In response to dual crises facing the nation—a pandemic and racial injustice—the Nieman Foundation for Journalism at Harvard has selected 12 innovative media professionals for focused project work as 2021 Nieman Visiting Fellows. The fellows, who represent a broad range of communities and media outlets, will each spend time in the coming year working remotely, using resources at Nieman and Harvard University to develop projects advancing racial justice or improving public health journalism in the U.S.
Each fellow is working on a proposal featuring one or more of the following goals:
- Advance the representation of journalists of color throughout the news industry
- Improve coverage of underreported stories and communities
- Explain the impact of the coronavirus on an area or group
- Enhance reporting expertise and coverage of public health in a community
Announcing the new fellows, Nieman Foundation curator Ann Marie Lipinski said: “This past year journalism has faced urgent challenges but also explored opportunities for change. Nieman sought individuals with ideas for using journalism to address public health and racial justice inequities. These new visiting fellows seek to make real contributions to their communities and we’re excited to work with them to advance their projects.”
The 2021 Visiting Nieman Fellows and their study plans:
Nieman is offering these visiting fellowships in addition to our traditional academic-year fellowships. The current 2020-21 Nieman class includes 16 journalists whose studies began in August.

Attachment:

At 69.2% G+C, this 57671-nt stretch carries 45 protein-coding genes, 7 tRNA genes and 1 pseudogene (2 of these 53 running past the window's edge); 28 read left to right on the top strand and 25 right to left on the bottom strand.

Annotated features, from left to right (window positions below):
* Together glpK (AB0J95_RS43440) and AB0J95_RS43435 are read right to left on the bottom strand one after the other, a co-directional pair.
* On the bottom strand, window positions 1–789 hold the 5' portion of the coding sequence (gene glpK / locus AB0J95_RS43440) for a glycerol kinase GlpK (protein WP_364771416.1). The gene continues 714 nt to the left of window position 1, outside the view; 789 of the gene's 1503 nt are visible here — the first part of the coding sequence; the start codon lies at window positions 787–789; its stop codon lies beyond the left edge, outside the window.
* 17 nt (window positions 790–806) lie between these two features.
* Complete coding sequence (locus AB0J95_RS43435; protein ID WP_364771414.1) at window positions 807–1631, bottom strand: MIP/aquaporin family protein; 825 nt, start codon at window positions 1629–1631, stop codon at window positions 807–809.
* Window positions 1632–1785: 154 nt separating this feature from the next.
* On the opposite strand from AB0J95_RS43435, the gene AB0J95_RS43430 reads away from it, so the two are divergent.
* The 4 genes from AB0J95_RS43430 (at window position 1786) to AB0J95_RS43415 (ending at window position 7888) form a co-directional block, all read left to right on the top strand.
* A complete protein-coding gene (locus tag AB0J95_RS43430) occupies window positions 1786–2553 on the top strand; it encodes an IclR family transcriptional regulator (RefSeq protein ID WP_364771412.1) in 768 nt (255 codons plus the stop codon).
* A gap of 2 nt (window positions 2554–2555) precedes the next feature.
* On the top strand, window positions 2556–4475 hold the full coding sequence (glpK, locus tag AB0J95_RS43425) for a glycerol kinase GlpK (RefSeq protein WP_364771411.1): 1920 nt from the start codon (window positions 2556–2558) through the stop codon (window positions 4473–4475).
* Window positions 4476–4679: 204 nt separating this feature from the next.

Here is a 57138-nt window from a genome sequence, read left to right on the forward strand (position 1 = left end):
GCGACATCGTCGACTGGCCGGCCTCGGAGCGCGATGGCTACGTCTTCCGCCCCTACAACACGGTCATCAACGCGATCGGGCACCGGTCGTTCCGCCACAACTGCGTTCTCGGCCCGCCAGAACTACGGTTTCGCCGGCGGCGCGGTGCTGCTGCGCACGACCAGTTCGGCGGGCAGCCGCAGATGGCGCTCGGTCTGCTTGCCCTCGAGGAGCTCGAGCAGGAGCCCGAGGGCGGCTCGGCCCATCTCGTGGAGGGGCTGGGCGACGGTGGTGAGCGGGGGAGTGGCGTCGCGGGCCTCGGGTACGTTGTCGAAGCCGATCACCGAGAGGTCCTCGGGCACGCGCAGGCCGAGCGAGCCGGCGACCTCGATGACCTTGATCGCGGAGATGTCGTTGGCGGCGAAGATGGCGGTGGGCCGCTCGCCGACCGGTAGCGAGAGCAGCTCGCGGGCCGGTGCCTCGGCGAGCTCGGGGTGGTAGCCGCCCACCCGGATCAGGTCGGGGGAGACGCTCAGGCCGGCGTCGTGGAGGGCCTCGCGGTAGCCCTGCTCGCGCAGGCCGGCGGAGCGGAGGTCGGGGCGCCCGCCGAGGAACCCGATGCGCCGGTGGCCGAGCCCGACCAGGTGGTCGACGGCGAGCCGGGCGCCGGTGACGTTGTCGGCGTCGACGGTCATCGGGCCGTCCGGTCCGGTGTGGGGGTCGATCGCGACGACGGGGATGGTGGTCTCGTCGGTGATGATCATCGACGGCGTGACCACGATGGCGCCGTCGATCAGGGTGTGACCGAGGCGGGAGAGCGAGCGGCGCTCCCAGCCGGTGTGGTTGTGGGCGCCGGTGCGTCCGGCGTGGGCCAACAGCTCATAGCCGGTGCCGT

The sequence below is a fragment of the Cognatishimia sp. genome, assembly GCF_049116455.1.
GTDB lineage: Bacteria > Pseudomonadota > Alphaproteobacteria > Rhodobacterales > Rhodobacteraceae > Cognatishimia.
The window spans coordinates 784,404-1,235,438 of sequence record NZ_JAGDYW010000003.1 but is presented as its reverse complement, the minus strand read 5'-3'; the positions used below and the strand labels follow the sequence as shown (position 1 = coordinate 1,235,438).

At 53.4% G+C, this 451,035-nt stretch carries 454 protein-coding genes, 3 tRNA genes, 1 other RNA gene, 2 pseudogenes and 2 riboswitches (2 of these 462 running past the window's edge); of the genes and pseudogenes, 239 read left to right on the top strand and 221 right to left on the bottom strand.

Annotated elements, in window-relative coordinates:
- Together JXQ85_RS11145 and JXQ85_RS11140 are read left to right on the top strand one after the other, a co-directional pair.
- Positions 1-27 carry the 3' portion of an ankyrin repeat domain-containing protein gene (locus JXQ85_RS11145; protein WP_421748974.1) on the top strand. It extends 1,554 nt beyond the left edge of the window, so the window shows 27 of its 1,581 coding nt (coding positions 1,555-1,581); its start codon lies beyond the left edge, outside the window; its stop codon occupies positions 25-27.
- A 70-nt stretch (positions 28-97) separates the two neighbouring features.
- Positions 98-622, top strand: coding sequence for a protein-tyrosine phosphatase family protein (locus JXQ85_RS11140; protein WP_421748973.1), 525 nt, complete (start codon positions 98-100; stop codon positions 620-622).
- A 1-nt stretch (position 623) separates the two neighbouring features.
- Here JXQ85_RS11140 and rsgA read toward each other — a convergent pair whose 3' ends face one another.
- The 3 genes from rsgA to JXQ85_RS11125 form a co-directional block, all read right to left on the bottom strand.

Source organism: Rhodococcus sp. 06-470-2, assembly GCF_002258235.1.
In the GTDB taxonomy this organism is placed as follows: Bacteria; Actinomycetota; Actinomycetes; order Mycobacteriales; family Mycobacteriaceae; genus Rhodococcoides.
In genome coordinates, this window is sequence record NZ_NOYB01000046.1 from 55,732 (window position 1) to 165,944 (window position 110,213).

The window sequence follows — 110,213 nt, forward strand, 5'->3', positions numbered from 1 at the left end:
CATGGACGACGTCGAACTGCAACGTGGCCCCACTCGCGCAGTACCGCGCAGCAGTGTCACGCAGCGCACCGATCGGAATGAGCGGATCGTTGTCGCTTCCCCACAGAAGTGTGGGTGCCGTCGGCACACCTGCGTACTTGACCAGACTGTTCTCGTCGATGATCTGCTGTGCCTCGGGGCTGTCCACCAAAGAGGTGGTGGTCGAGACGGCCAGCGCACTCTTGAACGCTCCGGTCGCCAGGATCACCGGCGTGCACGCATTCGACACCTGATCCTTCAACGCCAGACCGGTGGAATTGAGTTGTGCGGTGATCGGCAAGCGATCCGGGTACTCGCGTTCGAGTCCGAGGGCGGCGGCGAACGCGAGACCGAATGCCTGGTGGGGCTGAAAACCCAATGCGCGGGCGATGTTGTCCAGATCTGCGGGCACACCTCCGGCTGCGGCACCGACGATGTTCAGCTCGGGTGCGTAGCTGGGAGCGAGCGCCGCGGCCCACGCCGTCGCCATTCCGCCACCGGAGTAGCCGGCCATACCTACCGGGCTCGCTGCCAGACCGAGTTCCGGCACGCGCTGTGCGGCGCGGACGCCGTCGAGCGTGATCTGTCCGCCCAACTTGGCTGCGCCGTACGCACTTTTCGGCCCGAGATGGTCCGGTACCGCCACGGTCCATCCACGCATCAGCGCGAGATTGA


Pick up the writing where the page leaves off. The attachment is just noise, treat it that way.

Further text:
Nieman created the visiting fellowship program in 2012 to invite individuals with promising journalism research proposals to take advantage of the many resources at Harvard University and the Nieman Foundation. In 2015, the John S. and James L. Knight Foundation provided a five-year $223,000 grant to support the Knight Visiting Nieman Fellowships. In 2020, recognizing the dual challenges of racial injustice in the United States and the global coronavirus pandemic, Nieman solicited applications from individuals seeking to address those pressing issues.
Those eligible to apply for Nieman Visiting Fellowships include publishers, programmers, designers, media analysts, academics, journalists and others interested in enhancing quality, building new business models or designing programs to improve journalism.
The Nieman Foundation for Journalism at Harvard educates leaders in journalism and elevates the standards of the profession through special programs that convene scholars and experts in all fields. More than 1,600 journalists from 99 countries have been awarded Nieman Fellowships since 1938. The foundation’s other initiatives include Nieman Reports, a website and print magazine that covers thought leadership in journalism; Nieman Lab, a website that reports on the future of news, innovation and best practices in the digital media age; and Nieman Storyboard, a website that showcases exceptional narrative journalism and explores the future of nonfiction storytelling.